U.S. senators formally referred to the Justice Department and the Securities and Exchange Commission an investigative report that found Goldman Sachs Group Inc. (GS) misled clients about mortgage-linked securities.
Senators Carl Levin of Michigan, the Democratic chairman of the Permanent Subcommittee on Investigations, Tom Coburn of Oklahoma, the senior Republican, signed a letter asking the agencies to examine the panel’s report, Levin said in an interview yesterday. The results of the investigation, made public by the committee April 13, lay much of the blame for the credit crisis on Wall Street banks that earned billions by enticing clients to buy the risky bond deals.
“If something comes up that needs to be reviewed by some agency, it gets referred,” said Levin. “That’s the way we do it.”
The scrutiny is a setback for Goldman Sachs, which hired lawyers, lobbyists and public relations specialists to monitor the two-year Senate probe and tamp down any controversy that arose from the subcommittee’s conclusions.
John Hart, Coburn’s spokesman, did not respond to a request for comment. SEC spokesman John Nester declined to comment.
Levin said in the interview that the referral sends the entire report, rather than specific facts, to the agencies. The Senate inquiry also examined the role of credit-rating firms in the meltdown, lax oversight by regulators and the decline in lending standards at banks including Washington Mutual Inc. that fueled the mortgage bubble.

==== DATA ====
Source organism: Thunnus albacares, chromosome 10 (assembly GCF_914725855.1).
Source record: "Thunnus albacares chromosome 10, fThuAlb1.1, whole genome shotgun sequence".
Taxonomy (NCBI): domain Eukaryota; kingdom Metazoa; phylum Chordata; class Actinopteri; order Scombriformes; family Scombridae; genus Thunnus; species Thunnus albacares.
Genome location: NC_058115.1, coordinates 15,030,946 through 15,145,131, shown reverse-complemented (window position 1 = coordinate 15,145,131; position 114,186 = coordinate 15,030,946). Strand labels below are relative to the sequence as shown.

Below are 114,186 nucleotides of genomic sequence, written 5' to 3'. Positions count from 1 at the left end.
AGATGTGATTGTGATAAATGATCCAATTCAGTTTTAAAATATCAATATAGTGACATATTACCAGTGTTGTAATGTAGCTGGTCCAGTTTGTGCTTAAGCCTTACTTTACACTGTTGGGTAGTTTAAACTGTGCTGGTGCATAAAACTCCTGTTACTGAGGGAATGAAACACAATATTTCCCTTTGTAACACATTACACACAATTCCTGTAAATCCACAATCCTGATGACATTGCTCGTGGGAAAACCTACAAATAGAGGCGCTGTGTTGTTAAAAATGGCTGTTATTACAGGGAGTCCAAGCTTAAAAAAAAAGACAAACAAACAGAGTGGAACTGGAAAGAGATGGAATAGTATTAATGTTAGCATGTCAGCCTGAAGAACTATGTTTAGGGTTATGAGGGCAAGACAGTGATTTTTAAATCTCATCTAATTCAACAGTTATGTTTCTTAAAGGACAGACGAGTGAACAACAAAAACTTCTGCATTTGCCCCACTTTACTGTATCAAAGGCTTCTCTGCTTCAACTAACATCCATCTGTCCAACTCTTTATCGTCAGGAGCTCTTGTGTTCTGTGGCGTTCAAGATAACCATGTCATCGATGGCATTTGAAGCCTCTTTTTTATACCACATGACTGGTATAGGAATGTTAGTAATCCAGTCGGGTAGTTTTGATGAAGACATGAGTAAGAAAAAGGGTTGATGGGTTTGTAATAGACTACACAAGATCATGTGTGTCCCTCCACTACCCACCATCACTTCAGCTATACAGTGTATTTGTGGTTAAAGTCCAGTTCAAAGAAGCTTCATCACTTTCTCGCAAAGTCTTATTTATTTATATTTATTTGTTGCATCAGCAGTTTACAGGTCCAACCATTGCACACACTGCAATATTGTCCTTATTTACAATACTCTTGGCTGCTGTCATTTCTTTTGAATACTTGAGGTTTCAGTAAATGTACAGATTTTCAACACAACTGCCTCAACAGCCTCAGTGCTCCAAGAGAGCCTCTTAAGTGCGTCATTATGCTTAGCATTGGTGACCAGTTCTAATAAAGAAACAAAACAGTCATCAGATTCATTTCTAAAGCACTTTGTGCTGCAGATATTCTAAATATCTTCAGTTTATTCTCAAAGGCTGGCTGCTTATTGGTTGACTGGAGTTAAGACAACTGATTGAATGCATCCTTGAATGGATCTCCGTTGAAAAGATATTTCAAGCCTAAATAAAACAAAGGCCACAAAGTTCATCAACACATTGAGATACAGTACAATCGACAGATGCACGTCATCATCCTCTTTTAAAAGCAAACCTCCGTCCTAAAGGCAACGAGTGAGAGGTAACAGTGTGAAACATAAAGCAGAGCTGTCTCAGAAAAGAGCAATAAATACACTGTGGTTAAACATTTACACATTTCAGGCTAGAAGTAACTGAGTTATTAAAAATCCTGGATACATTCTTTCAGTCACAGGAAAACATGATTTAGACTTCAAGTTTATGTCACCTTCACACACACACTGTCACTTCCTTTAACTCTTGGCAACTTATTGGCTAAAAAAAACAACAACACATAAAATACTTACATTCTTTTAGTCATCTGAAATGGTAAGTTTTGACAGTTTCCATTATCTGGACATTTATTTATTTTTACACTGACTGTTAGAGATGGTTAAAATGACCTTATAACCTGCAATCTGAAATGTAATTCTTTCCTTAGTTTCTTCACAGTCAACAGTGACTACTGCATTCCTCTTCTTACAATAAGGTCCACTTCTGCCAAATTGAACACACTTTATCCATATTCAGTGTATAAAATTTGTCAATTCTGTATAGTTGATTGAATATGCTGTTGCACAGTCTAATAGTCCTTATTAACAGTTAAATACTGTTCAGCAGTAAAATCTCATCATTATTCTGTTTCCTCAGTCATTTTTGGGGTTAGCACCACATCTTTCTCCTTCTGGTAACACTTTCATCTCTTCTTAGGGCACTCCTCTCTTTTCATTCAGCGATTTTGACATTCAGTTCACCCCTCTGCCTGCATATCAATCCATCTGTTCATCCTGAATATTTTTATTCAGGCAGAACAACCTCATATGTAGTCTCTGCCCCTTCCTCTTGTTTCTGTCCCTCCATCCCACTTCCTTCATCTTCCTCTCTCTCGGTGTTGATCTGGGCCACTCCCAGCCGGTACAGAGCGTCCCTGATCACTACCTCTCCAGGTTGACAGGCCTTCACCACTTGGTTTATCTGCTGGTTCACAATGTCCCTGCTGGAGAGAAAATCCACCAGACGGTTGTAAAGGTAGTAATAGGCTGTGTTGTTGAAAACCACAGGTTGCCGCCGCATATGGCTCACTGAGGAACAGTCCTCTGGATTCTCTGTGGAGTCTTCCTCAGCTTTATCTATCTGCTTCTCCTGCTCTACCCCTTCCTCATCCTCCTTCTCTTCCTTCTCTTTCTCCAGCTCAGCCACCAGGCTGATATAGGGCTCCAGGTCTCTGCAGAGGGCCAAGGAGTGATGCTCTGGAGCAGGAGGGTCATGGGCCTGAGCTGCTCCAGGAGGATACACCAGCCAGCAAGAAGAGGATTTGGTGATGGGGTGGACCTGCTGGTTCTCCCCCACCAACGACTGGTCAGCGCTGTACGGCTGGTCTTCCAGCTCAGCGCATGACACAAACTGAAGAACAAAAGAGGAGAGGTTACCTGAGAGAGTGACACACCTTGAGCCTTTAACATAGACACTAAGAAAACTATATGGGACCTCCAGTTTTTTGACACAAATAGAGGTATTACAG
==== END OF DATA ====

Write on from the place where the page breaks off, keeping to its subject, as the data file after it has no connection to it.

Top of List
A formal referral from the Senate is “much more than a symbolic gesture” because it would prompt an agency to put the matter “at the top of its list,” said Robert Hillman, a professor at the University of California, Davis, School of Law.
For Goldman Sachs, “the question is how much pain they’re going to have to endure with the public spotlight for these revelations, and that depends in part how long the government’s willing to drag this out,” said James Cox, a securities law professor at Duke University School of Law.
Still, Cox said he is “very skeptical” that the examinations by the agencies will ultimately lead to new claims against Goldman Sachs, which last year paid $550 million to settle SEC claims related to its marketing of the complex securities known as collateralized debt obligations.
Attorney General Eric Holder, testifying before the House Judiciary Committee yesterday, confirmed that his department is scrutinizing the report. Two people briefed on the matter confirmed that the SEC enforcement division is also studying it.
Holder, in his comments, didn’t offer any specifics though he did single out the New York-based bank in his remarks.
“The department is looking right now at the report prepared by Senator Levin’s subcommittee that deals with Goldman Sachs,” Holder said.
When the report was released, Levin said he wanted the Justice Department and the SEC to examine whether Goldman Sachs violated the law by misleading clients who bought CDOs without knowing the firm would benefit if they fell in value.